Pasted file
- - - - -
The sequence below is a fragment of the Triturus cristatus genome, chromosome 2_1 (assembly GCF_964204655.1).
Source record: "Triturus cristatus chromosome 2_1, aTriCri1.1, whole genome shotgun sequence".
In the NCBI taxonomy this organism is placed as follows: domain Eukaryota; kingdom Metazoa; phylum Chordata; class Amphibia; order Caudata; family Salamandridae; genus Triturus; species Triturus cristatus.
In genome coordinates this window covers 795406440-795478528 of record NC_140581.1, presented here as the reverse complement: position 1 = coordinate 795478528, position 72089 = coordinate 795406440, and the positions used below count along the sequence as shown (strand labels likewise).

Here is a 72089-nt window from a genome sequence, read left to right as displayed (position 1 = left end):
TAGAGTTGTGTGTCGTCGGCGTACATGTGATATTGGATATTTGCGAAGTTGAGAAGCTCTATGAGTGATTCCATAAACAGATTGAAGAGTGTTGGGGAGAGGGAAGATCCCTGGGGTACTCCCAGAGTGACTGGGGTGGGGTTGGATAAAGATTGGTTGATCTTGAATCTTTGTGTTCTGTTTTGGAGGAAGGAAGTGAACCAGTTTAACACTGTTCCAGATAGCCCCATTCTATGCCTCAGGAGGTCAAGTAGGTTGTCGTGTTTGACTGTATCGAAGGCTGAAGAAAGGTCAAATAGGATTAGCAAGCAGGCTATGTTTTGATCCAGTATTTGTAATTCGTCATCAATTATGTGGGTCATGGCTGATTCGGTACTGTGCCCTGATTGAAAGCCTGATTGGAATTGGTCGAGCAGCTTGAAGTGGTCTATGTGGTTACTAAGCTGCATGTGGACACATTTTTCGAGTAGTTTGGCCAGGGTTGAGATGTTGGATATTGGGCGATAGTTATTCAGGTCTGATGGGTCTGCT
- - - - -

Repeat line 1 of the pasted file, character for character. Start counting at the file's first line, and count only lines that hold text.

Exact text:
The sequence below is a fragment of the Triturus cristatus genome, chromosome 2_1 (assembly GCF_964204655.1).